One UMass System, Different Reopening Plans

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One UMass System, Different Reopening Plans

On March 11, UMass President Marty Meehan made the decision to shift all five UMass campuses to online instruction for the remainder of the semester. This decision was echoed by many other universities across Massachusetts and the nation in response to the emergence of the coronavirus pandemic. 

As the four UMass campuses that serve undergraduates continue finalizing their plans for the fall and beyond, it seems that the system is permitting each school’s local landscape to factor into campus reopening plans. This is an encouraging sign. Given that UMass-Amherst, Boston, Dartmouth, and Lowell are all unique campuses, they need not chart the same path.

Table 1 demonstrates that the areas surrounding UMass undergraduate campuses differ tremendously in their reliance on higher education for jobs and on the severity of COVID-19. 

Table 1: Municipalities with UMass undergraduate campuses, with percentage of jobs at colleges, universities, and professional schools, the number of COVID-19 cases, and unemployment rate


Percent of total municipal jobs at colleges, universities, and professional schools

COVID-19 cases (as of 6/24)

Estimated unemployment as of 3/14

Estimated unemployment as of 6/13





















Sources: Your-economy Time Series 2018 data: NAICS 6113 Colleges, Universities, and Professional Schools, Massachusetts Department of Public Health, Applied Geographic Solutions Inc.


Of the municipalities with UMass campuses, Amherst has the fewest COVID-19 cases but the highest unemployment rate, according to Pioneer Institute’s COVID-19 Unemployment Tracker. Further, Amherst has the highest percentage of jobs that are associated with the colleges, universities, and professional school industry out of the four cities. Already, many higher education workers (professors and custodians alike) have been furloughed or laid off. These furloughs include UMass-Amherst staff.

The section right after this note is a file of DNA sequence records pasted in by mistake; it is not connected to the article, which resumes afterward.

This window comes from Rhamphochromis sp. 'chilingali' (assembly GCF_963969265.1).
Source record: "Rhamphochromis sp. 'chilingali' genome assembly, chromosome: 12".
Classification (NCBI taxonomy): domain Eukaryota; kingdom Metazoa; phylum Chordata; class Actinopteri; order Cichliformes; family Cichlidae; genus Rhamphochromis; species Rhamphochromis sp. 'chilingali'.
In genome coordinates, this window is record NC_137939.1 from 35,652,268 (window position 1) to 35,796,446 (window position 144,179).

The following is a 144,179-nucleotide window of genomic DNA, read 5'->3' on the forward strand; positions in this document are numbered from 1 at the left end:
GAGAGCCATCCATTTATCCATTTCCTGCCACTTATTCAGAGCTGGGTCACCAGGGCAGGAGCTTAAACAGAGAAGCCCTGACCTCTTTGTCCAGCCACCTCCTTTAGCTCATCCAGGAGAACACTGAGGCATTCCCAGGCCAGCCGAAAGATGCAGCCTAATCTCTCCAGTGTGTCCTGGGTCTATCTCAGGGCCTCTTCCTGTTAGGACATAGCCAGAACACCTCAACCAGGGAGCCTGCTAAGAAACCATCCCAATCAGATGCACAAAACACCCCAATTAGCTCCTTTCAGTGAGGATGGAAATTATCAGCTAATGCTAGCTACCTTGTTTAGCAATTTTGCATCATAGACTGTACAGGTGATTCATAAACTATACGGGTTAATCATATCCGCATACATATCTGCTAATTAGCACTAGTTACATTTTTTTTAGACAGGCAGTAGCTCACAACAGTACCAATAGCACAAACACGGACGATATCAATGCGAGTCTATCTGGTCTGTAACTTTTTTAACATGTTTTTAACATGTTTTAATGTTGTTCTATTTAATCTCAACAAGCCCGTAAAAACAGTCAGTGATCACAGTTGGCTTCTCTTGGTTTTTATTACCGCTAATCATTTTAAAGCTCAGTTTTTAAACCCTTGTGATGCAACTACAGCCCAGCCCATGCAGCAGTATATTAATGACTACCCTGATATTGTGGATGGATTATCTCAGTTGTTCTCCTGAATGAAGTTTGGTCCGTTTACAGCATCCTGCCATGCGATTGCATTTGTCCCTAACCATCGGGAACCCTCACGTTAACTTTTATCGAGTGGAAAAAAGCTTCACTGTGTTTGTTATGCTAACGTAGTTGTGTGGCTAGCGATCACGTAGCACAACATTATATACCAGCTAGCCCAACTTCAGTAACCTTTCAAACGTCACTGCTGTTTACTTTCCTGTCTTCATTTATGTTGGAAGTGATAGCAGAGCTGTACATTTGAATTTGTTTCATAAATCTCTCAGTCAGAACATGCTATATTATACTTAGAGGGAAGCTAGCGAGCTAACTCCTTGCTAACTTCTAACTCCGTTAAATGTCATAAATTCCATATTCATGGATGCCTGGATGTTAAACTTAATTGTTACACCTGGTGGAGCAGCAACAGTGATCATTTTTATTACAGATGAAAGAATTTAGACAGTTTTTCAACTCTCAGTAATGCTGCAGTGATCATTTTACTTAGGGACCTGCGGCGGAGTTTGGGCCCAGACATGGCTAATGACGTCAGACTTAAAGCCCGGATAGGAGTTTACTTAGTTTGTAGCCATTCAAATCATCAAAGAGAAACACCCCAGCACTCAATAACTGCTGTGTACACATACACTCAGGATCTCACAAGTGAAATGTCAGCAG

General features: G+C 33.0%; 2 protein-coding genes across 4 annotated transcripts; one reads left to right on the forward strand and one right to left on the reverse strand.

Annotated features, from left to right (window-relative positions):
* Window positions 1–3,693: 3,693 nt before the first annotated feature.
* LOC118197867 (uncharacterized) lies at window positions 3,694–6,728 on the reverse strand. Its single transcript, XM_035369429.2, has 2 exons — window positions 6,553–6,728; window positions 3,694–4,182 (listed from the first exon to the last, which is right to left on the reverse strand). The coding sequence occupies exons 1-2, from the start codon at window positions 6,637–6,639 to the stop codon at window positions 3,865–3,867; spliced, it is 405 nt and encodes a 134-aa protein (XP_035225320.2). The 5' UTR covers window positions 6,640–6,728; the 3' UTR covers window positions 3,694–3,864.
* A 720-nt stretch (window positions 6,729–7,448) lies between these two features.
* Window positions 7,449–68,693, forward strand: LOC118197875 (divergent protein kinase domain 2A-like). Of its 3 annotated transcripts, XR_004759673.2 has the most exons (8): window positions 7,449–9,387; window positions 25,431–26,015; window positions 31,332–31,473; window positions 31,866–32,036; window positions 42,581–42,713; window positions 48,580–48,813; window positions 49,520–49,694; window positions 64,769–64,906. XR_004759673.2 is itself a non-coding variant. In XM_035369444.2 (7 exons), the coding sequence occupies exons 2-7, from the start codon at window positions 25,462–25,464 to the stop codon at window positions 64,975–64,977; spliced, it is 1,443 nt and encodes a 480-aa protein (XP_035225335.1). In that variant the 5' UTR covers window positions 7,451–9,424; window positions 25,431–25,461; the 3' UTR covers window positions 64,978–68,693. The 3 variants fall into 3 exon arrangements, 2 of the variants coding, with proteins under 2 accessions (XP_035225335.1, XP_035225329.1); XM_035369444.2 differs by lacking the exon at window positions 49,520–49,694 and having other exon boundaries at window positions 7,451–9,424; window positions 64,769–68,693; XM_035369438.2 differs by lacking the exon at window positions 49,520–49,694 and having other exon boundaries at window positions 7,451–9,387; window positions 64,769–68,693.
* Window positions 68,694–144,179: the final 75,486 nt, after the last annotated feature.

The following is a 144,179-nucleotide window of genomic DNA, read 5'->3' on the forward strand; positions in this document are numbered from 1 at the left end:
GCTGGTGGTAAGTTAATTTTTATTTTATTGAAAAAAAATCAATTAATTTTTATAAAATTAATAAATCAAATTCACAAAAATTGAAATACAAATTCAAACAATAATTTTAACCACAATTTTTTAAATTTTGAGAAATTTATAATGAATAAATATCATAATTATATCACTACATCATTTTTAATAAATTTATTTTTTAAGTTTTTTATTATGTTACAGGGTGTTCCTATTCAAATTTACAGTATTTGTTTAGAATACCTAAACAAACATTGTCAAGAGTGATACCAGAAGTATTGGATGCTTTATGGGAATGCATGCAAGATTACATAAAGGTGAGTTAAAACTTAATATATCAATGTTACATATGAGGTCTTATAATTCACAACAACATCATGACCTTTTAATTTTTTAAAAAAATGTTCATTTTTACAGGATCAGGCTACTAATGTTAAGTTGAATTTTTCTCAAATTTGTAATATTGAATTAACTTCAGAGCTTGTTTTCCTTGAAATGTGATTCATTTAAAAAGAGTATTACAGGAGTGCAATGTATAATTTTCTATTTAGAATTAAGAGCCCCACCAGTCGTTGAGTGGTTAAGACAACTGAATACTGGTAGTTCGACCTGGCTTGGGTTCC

UMass-Amherst’s plan for the fall, released on June 29, seeks to accommodate “all undergraduate students who have reserved on-campus housing for the upcoming semester, and for whom there is space available” in on-campus housing facilities. While this wording might seem unclear, in practice, it appears that UMass-Amherst is striving to preserve as much of the traditional, residential college experience as possible, while acknowledging that students must abide by “strict public health behavioral restrictions,” such as daily symptom logging and a ban on having guests in the residence halls. Even though the vast majority of classes will be online, having students in residence again could constitute a first step in helping struggling college-towns, like Amherst, recover from the negative economic impacts of COVID-19.       

In addition to the economic repercussions of a given plan, another factor that must be considered in planning for a return to campus is the composition of the student body at school (Figure 1).  

Figure 1: Breakdown of on-campus vs. off-campus undergraduate students at each UMass campus









Source: 2019-2020 Common Data Set for UMass Amherst, Boston, Dartmouth, and Lowell